System value enabled by MASS
As discussed above, unmanned vessels have the potential to create value by reducing crew-related costs, which has an effect on ship operating and investment costs. Ship intelligence can be seen as a necessary condition for MASS operations, enabling a whole set of other benefits related to increased situational awareness and improved decision-making during voyages. However, significant benefits lie beyond actual vessel operations, in the integration of MASS in the IoT (Sullivan et al. 2020; de la Peña Zarzuelo et al. 2020), where other smart infrastructures and equipment, such as ports with autonomous mooring and automated loading and unloading, and automated intermodal hubs, are also part of transparent and automatized supply chains.
As one interviewee explained, MASS supported by artificial intelligence (AI) have the potential to remove the inefficiencies in current logistics chains, thereby also reducing the environmental impact of cargo transportation. This stems from the combination of several ‘ship intelligence’ solutions, such as voyage optimization and optimal cargo loading, and digital innovations in other parts of the logistics chain, such as management of truck traffic in ports and multimodal logistics planning. The alignment of these optimization solutions can allow, for example, reduction of ships’ waiting time in port and instead find optimal routes and speed profiles to deliver goods on time.
It is important to note that ships can be ‘intelligent’ without being fully unmanned and autonomous. This view is shared by some leading ship technology suppliers, such as ABB and Wärtsilä, who have been cautious regarding the concept of fully autonomous vessels,Footnote 2 and have instead referred to “Smart Marine”Footnote 3 and “conditionally and periodically unmanned bridge.”Footnote 4 MASS are often seen as a future technology for naval and research applications, while “smart ships” are seen better fit for commercial shipping (Lloyd’s Register 2015). However, the combination of unmanning vessels with increasing ship intelligence can create system value for supply and logistics chains by allowing vessels to be operated flexibly and in real time without accounting for crew on board. As an interviewee suggested, fully autonomous ships can enable not only ‘digital corridors’, but also digital trade, where fully unmanned ships can be treated as ‘floating stocks’ that can be traded in real time and be flexibly redirected to any port. Along similar lines, Kim et al. (2020) see future transportation as a “timely service that allows shippers and customers to instantaneously tailor dispatches and receive deliveries from this autonomous logistics transport chain”. Furthermore, MASS can contribute to establishing new platforms, where digitalization can help leverage business opportunities and to monetize data pertaining to shipping operations (Wright 2020).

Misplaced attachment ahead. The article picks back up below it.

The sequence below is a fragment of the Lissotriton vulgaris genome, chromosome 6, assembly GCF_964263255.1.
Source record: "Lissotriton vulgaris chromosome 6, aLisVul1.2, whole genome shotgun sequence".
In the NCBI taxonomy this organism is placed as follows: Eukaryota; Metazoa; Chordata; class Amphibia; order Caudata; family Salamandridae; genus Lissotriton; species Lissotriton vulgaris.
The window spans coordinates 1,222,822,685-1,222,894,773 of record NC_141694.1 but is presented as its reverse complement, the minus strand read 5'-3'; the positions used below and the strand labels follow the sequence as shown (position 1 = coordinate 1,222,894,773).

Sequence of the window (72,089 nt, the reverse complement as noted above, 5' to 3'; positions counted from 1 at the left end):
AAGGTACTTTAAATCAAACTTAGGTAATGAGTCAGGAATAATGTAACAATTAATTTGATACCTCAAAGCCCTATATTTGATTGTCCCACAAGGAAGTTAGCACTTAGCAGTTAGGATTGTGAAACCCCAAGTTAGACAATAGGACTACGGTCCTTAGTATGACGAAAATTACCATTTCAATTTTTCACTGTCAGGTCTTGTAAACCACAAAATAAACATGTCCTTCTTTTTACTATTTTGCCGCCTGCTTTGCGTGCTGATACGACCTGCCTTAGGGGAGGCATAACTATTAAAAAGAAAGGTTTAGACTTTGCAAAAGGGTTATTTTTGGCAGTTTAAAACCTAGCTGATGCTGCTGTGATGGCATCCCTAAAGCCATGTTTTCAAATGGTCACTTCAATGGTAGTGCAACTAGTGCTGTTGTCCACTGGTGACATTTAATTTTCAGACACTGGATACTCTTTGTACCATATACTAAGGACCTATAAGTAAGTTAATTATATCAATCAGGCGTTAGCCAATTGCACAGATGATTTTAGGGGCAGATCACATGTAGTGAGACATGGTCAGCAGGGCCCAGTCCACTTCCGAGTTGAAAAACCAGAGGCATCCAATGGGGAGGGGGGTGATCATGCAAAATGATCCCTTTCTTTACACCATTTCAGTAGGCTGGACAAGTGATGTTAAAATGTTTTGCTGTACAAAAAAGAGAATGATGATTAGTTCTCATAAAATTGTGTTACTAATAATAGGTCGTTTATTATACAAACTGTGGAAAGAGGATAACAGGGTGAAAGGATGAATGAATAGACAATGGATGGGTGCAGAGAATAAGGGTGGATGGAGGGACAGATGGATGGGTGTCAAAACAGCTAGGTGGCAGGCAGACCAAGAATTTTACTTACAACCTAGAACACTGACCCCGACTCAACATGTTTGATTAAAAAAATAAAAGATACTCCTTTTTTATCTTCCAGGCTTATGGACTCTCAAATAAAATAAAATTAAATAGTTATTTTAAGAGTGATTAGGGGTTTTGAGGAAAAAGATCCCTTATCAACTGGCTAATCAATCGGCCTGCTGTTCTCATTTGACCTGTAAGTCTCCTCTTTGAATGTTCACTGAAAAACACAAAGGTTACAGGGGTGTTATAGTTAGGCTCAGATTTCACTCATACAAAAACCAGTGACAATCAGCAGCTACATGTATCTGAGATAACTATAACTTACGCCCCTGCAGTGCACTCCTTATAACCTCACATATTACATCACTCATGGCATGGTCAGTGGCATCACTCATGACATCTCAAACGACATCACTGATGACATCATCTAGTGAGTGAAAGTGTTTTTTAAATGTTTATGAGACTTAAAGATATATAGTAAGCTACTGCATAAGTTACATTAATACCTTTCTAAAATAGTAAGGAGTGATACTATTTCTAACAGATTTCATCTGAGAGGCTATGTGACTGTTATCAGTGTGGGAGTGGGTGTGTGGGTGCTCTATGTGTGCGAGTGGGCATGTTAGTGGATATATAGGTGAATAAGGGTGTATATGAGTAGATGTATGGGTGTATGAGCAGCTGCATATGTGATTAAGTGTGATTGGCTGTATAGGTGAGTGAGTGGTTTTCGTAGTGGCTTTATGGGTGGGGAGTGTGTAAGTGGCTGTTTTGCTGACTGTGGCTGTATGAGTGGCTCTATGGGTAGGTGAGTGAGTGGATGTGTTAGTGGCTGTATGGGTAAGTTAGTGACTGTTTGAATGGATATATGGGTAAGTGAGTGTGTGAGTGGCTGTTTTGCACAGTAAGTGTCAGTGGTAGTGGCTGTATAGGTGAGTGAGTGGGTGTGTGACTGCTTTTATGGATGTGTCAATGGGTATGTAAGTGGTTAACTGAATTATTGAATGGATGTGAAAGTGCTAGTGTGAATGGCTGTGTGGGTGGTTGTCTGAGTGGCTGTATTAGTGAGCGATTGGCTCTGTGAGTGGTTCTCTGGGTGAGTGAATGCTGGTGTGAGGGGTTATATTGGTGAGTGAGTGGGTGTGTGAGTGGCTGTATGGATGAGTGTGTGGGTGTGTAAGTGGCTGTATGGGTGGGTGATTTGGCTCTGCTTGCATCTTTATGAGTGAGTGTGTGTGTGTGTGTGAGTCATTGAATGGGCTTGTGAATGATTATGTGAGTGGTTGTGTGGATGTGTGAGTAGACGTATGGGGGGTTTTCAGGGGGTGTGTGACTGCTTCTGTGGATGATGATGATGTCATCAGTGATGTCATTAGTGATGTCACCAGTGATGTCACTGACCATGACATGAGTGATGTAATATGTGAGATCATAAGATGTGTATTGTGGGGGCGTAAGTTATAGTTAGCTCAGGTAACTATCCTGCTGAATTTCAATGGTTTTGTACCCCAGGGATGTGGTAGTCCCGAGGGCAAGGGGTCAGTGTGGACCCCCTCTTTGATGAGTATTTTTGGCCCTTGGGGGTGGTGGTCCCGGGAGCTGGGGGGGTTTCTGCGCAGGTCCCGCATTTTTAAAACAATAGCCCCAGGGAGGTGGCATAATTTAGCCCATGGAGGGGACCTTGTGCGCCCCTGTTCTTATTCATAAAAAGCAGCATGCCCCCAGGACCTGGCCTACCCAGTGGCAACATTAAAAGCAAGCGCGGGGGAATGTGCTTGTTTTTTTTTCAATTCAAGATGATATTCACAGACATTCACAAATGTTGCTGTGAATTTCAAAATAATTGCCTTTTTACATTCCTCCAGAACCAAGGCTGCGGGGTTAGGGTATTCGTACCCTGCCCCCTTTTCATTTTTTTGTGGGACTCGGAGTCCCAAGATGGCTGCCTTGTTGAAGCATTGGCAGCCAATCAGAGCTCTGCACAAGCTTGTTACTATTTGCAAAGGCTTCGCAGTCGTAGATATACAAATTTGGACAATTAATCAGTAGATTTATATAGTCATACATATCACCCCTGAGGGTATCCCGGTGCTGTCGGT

Thus, system value enabled by MASS is two-fold. On the one hand, autonomous shipping, integrated in the increasingly digitalized maritime transportation (Tsvetkova et al. 2021b), enables value creation through complementarities among ecosystem actors (Jacobides et al. 2018) such as port operators, freight forwarders and logistics operators. On the other hand, as more MASS are introduced in maritime logistics, it should be possible to achieve network effects (Katz and Shapiro 1985), where the value created by a fleet of MASS will be able to outperform conventional vessels on a new level. According to an interviewee, a fleet of many small-size container MASS can deliver goods from origin to destination economically, replacing the hub-and-spoke networks that rely on mega-size container vessels and feeders. In both cases, system value of MASS has ramifications for supply and logistics chains, which are discussed below.
Finally, it is worthwhile mentioning the additional value that can be created by MASS, which is difficult to categorize according to the topics discussed above. First, the modal shift from road transport to MASS in short-sea shipping (Suárez-Alemán 2016) will bring benefits to society by reducing the environmental impacts of cargo transportation (Munim 2019). An interviewee explained that, to make ship power and the propulsion system more independent, it will be necessary to shift either to cleaner fuels or preferably to electric propulsion. The use of heavy fuel oil (HFO), for example, will be impossible on MASS (Kretschmann et al. 2017).